While many social science scholars have studied diversity and fairness in media, most of the studies are conducted on a small scale and have not built working systems to illustrate the updated status of media practice. Consequently, these studies have not provided an easy-to-use tool to raise the public’s awareness of diversity and fairness in media and missed opportunities to transform the public into watchdogs on media.

In this research, we aim to develop AI systems to monitor diversity and fairness in media. As diversity and fairness are big concepts and a Tier-1 research project provides a strong foundation for further research, we will mainly focus on a relatively well-formulated problem—modeling gender diversity and fairness. Furthermore, we will focus on social media platforms based on their popularity and impact. In other words, our AI systems aim to monitor gender diversity and fairness from text and images shared by influential social media accounts (e.g., those of government agencies and top commercial brands) in Singapore. We will provide a transparent view of gender diversity and fairness in social media posts to the public and policy makers, raise their awareness, and help them understand the situation and improve it.

We will break down the computational modeling of gender diversity and fairness in social media posts into a series of multimodal machine learning tasks, such as gender detection, stereotype detection, and context inference. There have been many studies on some tasks (e.g., gender detection); however, other tasks (e.g., stereotype detection) are challenging. For the former, we will explore and utilize relevant libraries or training/testing data. For the latter, we will build a codebook, label the data, and train the multimodal machine learning models.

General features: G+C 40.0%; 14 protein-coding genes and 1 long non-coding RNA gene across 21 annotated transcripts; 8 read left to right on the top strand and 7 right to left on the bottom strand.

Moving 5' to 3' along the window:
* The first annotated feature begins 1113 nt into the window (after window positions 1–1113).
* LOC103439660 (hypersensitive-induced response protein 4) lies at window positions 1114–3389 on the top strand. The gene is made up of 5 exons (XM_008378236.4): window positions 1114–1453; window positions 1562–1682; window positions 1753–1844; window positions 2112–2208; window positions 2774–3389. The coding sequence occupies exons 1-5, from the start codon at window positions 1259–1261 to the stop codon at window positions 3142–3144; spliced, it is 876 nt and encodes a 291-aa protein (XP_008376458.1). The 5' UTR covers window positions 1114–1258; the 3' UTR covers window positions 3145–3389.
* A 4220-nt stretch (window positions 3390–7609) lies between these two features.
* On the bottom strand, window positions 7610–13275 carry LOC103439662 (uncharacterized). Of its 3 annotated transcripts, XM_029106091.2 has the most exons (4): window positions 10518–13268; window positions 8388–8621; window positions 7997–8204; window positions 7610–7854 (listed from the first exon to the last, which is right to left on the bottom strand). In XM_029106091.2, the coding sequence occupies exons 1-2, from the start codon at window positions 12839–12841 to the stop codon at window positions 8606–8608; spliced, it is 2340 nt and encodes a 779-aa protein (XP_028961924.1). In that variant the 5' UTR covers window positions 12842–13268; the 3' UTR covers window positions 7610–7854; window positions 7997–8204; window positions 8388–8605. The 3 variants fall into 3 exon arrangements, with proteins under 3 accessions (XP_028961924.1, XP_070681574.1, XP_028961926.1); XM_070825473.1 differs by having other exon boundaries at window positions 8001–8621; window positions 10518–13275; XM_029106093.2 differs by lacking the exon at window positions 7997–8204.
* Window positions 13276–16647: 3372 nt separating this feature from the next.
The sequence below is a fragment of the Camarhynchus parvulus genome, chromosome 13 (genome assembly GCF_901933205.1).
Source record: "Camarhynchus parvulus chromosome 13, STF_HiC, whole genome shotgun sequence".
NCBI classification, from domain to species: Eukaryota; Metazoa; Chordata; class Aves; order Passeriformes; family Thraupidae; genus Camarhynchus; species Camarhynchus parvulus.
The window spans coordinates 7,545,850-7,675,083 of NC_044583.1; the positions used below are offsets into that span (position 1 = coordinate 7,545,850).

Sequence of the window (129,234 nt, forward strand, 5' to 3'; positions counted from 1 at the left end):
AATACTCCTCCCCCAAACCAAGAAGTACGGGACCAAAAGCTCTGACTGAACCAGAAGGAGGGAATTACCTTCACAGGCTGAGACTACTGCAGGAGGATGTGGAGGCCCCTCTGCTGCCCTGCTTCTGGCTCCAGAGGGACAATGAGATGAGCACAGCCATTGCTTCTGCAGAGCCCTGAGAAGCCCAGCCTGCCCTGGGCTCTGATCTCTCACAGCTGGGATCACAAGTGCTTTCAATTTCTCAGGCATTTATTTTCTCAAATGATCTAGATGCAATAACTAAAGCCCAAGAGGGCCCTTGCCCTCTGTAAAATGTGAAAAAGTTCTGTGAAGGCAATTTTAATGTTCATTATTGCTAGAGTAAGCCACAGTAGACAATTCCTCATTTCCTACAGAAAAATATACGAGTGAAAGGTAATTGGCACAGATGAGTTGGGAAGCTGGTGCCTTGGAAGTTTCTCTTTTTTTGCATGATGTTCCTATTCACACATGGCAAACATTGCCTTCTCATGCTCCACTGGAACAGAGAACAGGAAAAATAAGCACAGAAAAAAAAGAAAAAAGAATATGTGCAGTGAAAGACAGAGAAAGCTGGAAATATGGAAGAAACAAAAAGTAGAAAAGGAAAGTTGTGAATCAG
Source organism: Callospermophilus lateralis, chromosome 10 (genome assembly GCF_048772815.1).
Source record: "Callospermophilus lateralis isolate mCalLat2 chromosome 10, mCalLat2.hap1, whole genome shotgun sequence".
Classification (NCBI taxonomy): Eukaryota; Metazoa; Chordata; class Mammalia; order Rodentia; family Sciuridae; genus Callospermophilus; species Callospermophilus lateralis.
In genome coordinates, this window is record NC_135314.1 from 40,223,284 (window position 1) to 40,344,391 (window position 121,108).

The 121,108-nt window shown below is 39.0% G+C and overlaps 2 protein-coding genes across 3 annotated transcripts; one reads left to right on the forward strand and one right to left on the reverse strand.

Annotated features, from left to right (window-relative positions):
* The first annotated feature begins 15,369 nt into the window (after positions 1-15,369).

Discursive Power in Contemporary Media Systems (funded by VolkswagenStiftung)

Contemporary media systems are in transition. The constellation of organizations, groups, and individuals contributing information to national and international news flows has changed as a result of the digital transformation. The “hybrid media system” has proven to be one of the most instructive concepts addressing this change. Its focus on the mutually dependent interconnections between various types of media organizations, actors, and publics has inspired prolific research. Yet the concept can tempt researchers to sidestep systematic analyses of information flows and actors’ differing degrees of influence by treating media systems as a black box. To enable large-scale, empirical comparative studies aimed at identifying interdependencies and power relationships in contemporary media systems, we propose the concept of discursive power. This describes the ability of contributors to communication spaces to introduce, amplify, and maintain topics, frames, and speakers, thus shaping public discourses and controversies that unfold in interconnected communication spaces. We also provide a theoretical framework of how structural features of organizations and media systems contribute to the emergence of discursive power for different types of actors in various contexts. This adds to the theoretical toolkit available to researchers interested in the empirical analysis of contemporary media systems.